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The Ripple of Charity

Nevertheless, the same thing occurs when we attempt the action of charity. When we attempt the act of charity, we tend to make up excuses as to what a panhandler is going to buy with the money they get. Of course, people do this to make their source of income playing the part all the way to what they wear and actually make that an everyday living. In Houston, I knew a few of those as well. But in all fairness, there are non-profits that also do the same thing as well. Religious organization, which I have also met my fair share as well. Which primarily the excuse of not being charitable is the number one excuse of “We can’t trust anyone these days.” Truth is that is a dime a dozen and many of them have mastered the art of psychological manipulation, which you already are probably giving money to them already. The majority are everyday people like you and me down on their luck. I use to be one of those people that gave charity under conditions. But the funny thing I always knew who where the real one’s in need and who were the fake ones, as one thing that comes out is entitlement. When I was homeless for a short while, I was too proud to get charity. I remember that during my eviction sick and with a terminal illness that more than likely was induced by mold, from an apartment complex that evicted me because of the fact that they “didn’t want problems,” I packed my rented car from a local dealer that gave me a month free. I was hungry and down of luck so I was at a local art supply store trying to salvage some materials so I could make some pieces to sell, a very well mannered woman approached me to talk with me. She asked what I was doing and of course I was very embarrassed to tell her. Which she could tell I was lying. She ended up handling me a envelope with money she withdrew and she said “I feel you need this more than I do. I was just going to get my nails done,” which I couldn’t hold back tears and told her what happened. She told me something told her to check on me, which when I told her this would help me get back home to San Antonio, TX. She gave some words of wisdom. She said “Keep fighting the big fight. And never forget this moment. When you feel someone is in the same predicament, do what I did.” Which I felt faith tested me, which if it truly was, I passed the test. A year later and I am still trying to get back on my feet, but I did what any normal girl would. I wrote a book. And published it as I felt this was a bigger thing I needed to do for society. Sure, I might of used the money I saved to get back on my feet, but I needed to share this knowledge to help those in similar situations find humbled strength. I never got anything in excess, but I am blessed to have a blog page, a roof over my head (even if it’s my families), as I am able to do what I love, live my passion, and selflessly help others. I may not get what I want, but I am humbled to have what I need. Which it gets frustrating at times, since sometimes have to improvise since I am slowly but surely am getting recognition, but that is why I am Jackie of all trades I suppose.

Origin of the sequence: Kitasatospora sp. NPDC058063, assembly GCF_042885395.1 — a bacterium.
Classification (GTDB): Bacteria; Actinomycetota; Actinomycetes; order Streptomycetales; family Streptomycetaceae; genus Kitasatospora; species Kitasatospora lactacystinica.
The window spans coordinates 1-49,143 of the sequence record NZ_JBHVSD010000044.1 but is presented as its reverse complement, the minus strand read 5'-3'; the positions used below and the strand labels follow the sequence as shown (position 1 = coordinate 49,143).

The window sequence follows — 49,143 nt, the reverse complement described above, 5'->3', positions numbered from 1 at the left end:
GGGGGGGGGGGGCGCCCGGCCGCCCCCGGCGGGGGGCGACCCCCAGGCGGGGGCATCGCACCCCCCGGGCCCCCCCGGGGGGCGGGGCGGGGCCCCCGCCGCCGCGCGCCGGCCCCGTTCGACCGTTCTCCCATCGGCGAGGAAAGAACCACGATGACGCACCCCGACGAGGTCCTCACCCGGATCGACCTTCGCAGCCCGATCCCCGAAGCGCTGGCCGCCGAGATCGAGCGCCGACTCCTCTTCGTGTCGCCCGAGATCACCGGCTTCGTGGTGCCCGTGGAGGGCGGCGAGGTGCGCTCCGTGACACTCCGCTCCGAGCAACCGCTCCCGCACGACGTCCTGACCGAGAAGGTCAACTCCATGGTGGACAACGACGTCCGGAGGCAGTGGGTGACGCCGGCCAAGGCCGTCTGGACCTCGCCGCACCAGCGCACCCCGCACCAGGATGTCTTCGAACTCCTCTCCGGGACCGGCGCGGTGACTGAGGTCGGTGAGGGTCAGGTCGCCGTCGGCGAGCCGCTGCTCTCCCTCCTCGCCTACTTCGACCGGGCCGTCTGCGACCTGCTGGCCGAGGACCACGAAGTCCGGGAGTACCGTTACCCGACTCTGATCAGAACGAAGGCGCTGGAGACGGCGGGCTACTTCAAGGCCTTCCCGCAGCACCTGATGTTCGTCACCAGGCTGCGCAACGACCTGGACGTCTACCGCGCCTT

The Effects of Charity